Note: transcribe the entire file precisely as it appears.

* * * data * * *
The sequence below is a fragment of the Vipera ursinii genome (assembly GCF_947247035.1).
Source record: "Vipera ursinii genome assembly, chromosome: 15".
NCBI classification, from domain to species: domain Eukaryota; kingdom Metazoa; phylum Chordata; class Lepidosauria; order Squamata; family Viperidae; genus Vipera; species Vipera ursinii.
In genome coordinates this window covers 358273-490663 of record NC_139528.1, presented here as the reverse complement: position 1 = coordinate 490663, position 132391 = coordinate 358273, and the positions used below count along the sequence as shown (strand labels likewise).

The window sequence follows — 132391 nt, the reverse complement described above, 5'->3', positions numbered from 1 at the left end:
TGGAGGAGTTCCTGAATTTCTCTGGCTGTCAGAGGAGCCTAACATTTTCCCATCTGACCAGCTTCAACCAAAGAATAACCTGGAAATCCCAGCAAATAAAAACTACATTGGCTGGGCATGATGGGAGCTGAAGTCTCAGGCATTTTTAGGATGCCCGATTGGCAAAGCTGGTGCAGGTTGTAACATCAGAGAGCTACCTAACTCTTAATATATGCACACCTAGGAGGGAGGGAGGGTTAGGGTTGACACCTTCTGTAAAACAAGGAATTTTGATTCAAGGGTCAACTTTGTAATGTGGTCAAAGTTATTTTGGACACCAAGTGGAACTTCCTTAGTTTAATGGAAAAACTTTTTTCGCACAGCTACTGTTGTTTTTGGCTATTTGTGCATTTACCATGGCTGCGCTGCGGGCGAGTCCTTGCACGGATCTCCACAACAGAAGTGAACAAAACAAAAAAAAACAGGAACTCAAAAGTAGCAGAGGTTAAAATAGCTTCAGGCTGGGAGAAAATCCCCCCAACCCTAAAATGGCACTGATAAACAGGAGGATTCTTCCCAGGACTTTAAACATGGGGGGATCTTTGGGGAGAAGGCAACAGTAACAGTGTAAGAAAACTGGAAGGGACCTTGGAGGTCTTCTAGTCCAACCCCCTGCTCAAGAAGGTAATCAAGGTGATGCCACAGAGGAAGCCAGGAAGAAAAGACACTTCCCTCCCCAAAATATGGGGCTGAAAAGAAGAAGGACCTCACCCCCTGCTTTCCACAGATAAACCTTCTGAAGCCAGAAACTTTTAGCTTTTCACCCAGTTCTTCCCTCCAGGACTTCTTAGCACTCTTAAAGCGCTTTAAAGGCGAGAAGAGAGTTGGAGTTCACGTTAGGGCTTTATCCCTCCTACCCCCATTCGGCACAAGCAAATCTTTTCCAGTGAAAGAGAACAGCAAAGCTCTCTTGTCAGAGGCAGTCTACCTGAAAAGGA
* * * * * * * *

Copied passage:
The sequence below is a fragment of the Vipera ursinii genome (assembly GCF_947247035.1).
Source record: "Vipera ursinii genome assembly, chromosome: 15".
NCBI classification, from domain to species: domain Eukaryota; kingdom Metazoa; phylum Chordata; class Lepidosauria; order Squamata; family Viperidae; genus Vipera; species Vipera ursinii.
In genome coordinates this window covers 358273-490663 of record NC_139528.1, presented here as the reverse complement: position 1 = coordinate 490663, position 132391 = coordinate 358273, and the positions used below count along the sequence as shown (strand labels likewise).

The window sequence follows — 132391 nt, the reverse complement described above, 5'->3', positions numbered from 1 at the left end:
TGGAGGAGTTCCTGAATTTCTCTGGCTGTCAGAGGAGCCTAACATTTTCCCATCTGACCAGCTTCAACCAAAGAATAACCTGGAAATCCCAGCAAATAAAAACTACATTGGCTGGGCATGATGGGAGCTGAAGTCTCAGGCATTTTTAGGATGCCCGATTGGCAAAGCTGGTGCAGGTTGTAACATCAGAGAGCTACCTAACTCTTAATATATGCACACCTAGGAGGGAGGGAGGGTTAGGGTTGACACCTTCTGTAAAACAAGGAATTTTGATTCAAGGGTCAACTTTGTAATGTGGTCAAAGTTATTTTGGACACCAAGTGGAACTTCCTTAGTTTAATGGAAAAACTTTTTTCGCACAGCTACTGTTGTTTTTGGCTATTTGTGCATTTACCATGGCTGCGCTGCGGGCGAGTCCTTGCACGGATCTCCACAACAGAAGTGAACAAAACAAAAAAAAACAGGAACTCAAAAGTAGCAGAGGTTAAAATAGCTTCAGGCTGGGAGAAAATCCCCCCAACCCTAAAATGGCACTGATAAACAGGAGGATTCTTCCCAGGACTTTAAACATGGGGGGATCTTTGGGGAGAAGGCAACAGTAACAGTGTAAGAAAACTGGAAGGGACCTTGGAGGTCTTCTAGTCCAACCCCCTGCTCAAGAAGGTAATCAAGGTGATGCCACAGAGGAAGCCAGGAAGAAAAGACACTTCCCTCCCCAAAATATGGGGCTGAAAAGAAGAAGGACCTCACCCCCTGCTTTCCACAGATAAACCTTCTGAAGCCAGAAACTTTTAGCTTTTCACCCAGTTCTTCCCTCCAGGACTTCTTAGCACTCTTAAAGCGCTTTAAAGGCGAGAAGAGAGTTGGAGTTCACGTTAGGGCTTTATCCCTCCTACCCCCATTCGGCACAAGCAAATCTTTTCCAGTGAAAGAGAACAGCAAAGCTCTCTTGTCAGAGGCAGTCTACCTGAAAAGGA